Have you heard of Climate Ride?
If you haven’t today is your lucky day as I am throwing back to the 2009 Climate Ride a 5-day 300-mile ride from NYC to DC that Pablo and I completed together in September of 2009. My post date is quite deliberate as the 2014 Climate Ride starts in NYC in 2 days, on September 20, and ends in DC on September 24. If you’re in NYC, DC or somewhere in between and see cyclists wearing Climate Ride jerseys cheer them on!
And if you’re in DC, consider riding with them as they gather at the tail end of Constitution Avenue, and then begin their final leg to the Capitol, passing the Washington Monument and rows of museums. Upon arrival at the Capitol, they congregate on the West Lawn and make a statement about the need to move the nation toward sustainability and on a path to a renewable energy future. Just thinking about that moment, when we arrived in DC, brings up a sea of emotions.
Climate Ride is not just a 300-mile ride, it’s a 300-mile ride with a mission. Riders raise money -Pablo and I raised $5400- for a broad range of organizations, including Rails to Trails Conservancy, East Coast Greenway Alliance, 350.org, American Solar Energy Society and many more [Read more here] and ride with a purpose to raise awareness of climate change issues and the need for a movement toward renewable energy and sustainability.
Pablo has a masters in Environmental Management and from the day I met him he has been focused on tackling issues of climate change and sustainability. When he found out about Climate Ride, which was in its second year, he jumped at the opportunity to participate. His passion for sustainability was contagious and a couple of months later I decided to sign up as well. I am a sucker for physical challenges, especially when they involve giving back to our communities and improving the world we live in.
So there we were, future Climate Riders. I had just gotten my first adult bike in January of 2009 and now I had committed to riding that bike from NYC to DC! We also faced the daunting task of raising at least $4800 ($2400 each). It was a challenge, but it was also very exciting to become part of this amazing movement.
I could tell you all about the training rides, how I had to learn to ride with clip-in pedals, how Pablo fractured his scaphoid bone a month before the ride and decided to do the ride anyways; our fundraising initiatives, which included an 80’s Night, a Wine & Silent Auction Event and many Saturday mornings on the trainer at our local farmers market, but instead I’m going to recap the actual ride in a selection of my favorite photos.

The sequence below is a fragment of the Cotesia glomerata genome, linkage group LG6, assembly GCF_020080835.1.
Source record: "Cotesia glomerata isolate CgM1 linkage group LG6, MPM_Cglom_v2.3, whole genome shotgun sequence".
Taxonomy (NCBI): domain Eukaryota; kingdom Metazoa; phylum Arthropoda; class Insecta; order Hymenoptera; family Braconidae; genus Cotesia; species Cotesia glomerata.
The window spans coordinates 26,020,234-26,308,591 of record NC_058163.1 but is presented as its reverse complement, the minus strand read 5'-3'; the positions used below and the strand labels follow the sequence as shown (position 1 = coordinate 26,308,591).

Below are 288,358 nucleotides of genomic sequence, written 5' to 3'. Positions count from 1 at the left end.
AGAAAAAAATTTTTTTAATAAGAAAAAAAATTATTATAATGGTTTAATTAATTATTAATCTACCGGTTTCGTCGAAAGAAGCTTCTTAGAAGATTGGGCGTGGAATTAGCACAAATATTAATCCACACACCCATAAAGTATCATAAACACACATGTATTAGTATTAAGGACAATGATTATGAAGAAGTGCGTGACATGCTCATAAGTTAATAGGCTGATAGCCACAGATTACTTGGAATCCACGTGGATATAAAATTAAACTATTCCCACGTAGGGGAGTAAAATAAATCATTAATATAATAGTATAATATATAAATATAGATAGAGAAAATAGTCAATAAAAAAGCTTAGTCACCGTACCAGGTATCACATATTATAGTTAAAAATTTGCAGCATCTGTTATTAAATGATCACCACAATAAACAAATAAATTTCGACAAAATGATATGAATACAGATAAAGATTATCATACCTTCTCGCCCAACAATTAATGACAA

It was fun riding through New York and seeing the sights.
After 49 miles (I think), we arrived in Princeton and it was time to set-up camp. Day 1 of cycling was complete and we got some showers, food, listened to our speaker of the night and headed out for a stroll in Princeton.
Day 2 was a super rainy day. It actually started raining the night of Day 1 and didn’t stop for quite some time. Luckily we were prepared with all the rain gear we needed!
The ride was beautiful!
And we had some fun along the way
But by the end of Day 2 my knee was killing me…
We arrived at the site and had dinner (the joy of riding all day, is that you can stuff your face with food!)…
…and in the tent in the rain, after some tears, I made the call to not ride on Day 3, because both of my knees were hurting too much (Turns out my seat was too low, which caused a lot of the pain).
Day 3 started bright and sunny and while I was disappointed not to be able to ride…
I was happy to find a job as the photographer’s assistant. As a photojournalism undergraduate major, photography holds a place in my heart, so I was happy to tag along with Kip and catch some fun images of the riders.
Pablo had some back luck of his own on Day 3, with THREE flats!
But everything gets better with a Climate Ride Sundae! At night we listened to more speakers. Every night there was one or more amazing speaker sharing their stories of climate change action and adventures. We met No Impact Man, Roz Savage, cyclists who had crossed the country from East to West and the continent from Alaska to Chile. It was inspirational and powerful and I carry their stories with me to this day.
Day 4 started with some killer hills, that I decided to skip…
It was time to head into the DC Metro Area!
We stopped at the first rest stop and got all decked out in Climate Ride gear.
Then we rode on to Silver Spring, where we met up with my parents (who drove up to NYC with us and had a mini-vacation as they made their way down to DC).
Then we made our way to the Capital Crescent trail towards DC In DC we met up as a group and other cyclists joined, including the Danish ambassador on his stylish bike, and we headed down Constitution to the Capitol!
Our arrival at the Capitol was high energy and emotional as we rode circles around the roundabout before heading to the West Lawn.
Here they are 5 years after we completed our ride and they are still going strong. They’ve exploded actually, now including the NYC-DC Ride, a California Ride (which I want to do sometime in the future), a Midwest Ride, a Climate Hike. If you are looking for a physical challenge and an opportunity to give back to the world and support a wonderful mission focused on saving our planet and the organisms, including us humans, that inhabit it, Climate Ride is for you!